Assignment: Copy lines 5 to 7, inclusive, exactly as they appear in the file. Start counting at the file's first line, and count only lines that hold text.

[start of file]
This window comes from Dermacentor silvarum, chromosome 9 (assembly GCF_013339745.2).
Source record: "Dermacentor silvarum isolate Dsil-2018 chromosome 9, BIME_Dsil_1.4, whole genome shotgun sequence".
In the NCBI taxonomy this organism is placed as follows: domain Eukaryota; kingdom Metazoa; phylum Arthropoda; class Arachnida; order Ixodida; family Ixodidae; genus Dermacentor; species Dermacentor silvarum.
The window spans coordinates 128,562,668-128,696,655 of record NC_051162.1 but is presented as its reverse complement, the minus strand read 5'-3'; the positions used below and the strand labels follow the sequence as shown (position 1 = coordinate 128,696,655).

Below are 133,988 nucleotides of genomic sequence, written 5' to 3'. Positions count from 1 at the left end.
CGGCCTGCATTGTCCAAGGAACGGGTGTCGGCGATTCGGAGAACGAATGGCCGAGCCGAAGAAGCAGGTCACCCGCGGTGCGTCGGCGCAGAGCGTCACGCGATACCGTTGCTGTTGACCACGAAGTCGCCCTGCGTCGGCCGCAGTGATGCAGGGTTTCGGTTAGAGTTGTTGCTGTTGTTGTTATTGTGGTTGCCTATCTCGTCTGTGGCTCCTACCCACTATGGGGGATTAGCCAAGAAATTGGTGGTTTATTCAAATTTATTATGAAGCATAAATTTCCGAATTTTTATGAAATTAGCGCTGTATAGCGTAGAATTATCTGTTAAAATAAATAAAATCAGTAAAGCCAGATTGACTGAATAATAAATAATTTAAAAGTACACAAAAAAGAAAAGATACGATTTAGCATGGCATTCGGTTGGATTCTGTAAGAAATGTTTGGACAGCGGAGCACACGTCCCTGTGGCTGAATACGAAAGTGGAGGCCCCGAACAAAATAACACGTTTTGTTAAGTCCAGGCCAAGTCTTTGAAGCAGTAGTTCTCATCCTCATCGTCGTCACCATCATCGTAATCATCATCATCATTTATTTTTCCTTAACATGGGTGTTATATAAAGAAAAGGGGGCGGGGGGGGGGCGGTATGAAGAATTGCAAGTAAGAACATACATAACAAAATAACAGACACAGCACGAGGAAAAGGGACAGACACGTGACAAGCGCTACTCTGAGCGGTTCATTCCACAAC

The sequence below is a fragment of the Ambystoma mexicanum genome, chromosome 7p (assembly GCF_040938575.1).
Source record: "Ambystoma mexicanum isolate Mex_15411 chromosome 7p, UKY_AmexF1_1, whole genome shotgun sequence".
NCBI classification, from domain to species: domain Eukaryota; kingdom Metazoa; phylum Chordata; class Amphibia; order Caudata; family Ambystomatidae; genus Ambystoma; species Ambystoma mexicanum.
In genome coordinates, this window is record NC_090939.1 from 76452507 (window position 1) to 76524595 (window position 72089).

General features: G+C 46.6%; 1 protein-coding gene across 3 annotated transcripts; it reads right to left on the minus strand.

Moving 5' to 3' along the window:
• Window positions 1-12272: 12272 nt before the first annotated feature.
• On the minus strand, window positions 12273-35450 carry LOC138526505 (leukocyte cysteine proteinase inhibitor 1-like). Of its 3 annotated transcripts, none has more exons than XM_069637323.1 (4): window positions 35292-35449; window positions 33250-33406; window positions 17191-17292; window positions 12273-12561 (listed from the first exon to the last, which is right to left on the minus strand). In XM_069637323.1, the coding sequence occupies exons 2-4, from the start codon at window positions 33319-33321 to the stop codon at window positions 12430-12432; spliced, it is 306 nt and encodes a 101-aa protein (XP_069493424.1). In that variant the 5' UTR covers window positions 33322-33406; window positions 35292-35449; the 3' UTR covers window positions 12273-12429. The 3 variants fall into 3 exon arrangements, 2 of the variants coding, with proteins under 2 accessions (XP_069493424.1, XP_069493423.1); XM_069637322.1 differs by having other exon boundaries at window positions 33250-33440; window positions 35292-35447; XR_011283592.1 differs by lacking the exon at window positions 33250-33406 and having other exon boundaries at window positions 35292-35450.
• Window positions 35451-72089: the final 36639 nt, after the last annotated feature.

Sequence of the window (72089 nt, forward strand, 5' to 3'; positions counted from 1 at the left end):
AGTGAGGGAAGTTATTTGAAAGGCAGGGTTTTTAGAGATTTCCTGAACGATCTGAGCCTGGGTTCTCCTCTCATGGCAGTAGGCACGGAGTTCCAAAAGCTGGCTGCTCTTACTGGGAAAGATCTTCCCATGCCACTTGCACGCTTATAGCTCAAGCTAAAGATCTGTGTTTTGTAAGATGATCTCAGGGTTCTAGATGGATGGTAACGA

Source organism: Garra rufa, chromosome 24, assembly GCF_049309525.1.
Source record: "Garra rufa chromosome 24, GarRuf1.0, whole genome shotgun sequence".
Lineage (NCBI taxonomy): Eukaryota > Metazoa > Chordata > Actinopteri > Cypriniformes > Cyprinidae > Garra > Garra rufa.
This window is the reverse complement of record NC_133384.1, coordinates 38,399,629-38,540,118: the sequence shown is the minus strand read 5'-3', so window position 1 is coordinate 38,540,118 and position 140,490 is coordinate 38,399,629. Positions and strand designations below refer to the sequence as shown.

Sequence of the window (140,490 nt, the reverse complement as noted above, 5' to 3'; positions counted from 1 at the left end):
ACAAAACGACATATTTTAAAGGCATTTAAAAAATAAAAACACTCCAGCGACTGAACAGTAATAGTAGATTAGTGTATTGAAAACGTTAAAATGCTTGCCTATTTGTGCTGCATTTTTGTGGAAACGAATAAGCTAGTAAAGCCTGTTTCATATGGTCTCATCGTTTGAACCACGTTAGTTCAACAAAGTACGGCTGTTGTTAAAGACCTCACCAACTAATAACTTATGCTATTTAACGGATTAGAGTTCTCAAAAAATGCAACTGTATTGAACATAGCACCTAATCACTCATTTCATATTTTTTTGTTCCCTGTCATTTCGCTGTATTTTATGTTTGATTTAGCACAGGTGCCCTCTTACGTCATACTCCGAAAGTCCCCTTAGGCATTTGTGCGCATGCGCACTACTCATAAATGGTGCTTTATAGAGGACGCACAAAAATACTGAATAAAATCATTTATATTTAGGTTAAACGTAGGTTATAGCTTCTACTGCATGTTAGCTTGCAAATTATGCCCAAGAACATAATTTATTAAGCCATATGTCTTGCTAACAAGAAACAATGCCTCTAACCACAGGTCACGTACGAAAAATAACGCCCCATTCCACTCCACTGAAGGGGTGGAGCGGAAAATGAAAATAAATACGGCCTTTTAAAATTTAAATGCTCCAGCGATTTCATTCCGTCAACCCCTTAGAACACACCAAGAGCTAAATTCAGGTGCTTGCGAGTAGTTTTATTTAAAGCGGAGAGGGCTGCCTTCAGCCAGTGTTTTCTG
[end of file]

Below are 133,988 nucleotides of genomic sequence, written 5' to 3'. Positions count from 1 at the left end.
CGGCCTGCATTGTCCAAGGAACGGGTGTCGGCGATTCGGAGAACGAATGGCCGAGCCGAAGAAGCAGGTCACCCGCGGTGCGTCGGCGCAGAGCGTCACGCGATACCGTTGCTGTTGACCACGAAGTCGCCCTGCGTCGGCCGCAGTGATGCAGGGTTTCGGTTAGAGTTGTTGCTGTTGTTGTTATTGTGGTTGCCTATCTCGTCTGTGGCTCCTACCCACTATGGGGGATTAGCCAAGAAATTGGTGGTTTATTCAAATTTATTATGAAGCATAAATTTCCGAATTTTTATGAAATTAGCGCTGTATAGCGTAGAATTATCTGTTAAAATAAATAAAATCAGTAAAGCCAGATTGACTGAATAATAAATAATTTAAAAGTACACAAAAAAGAAAAGATACGATTTAGCATGGCATTCGGTTGGATTCTGTAAGAAATGTTTGGACAGCGGAGCACACGTCCCTGTGGCTGAATACGAAAGTGGAGGCCCCGAACAAAATAACACGTTTTGTTAAGTCCAGGCCAAGTCTTTGAAGCAGTAGTTCTCATCCTCATCGTCGTCACCATCATCGTAATCATCATCATCATTTATTTTTCCTTAACATGGGTGTTATATAAAGAAAAGGGGGCGGGGGGGGGGCGGTATGAAGAATTGCAAGTAAGAACATACATAACAAAATAACAGACACAGCACGAGGAAAAGGGACAGACACGTGACAAGCGCTACTCTGAGCGGTTCATTCCACAAC

The sequence below is a fragment of the Ambystoma mexicanum genome, chromosome 7p (assembly GCF_040938575.1).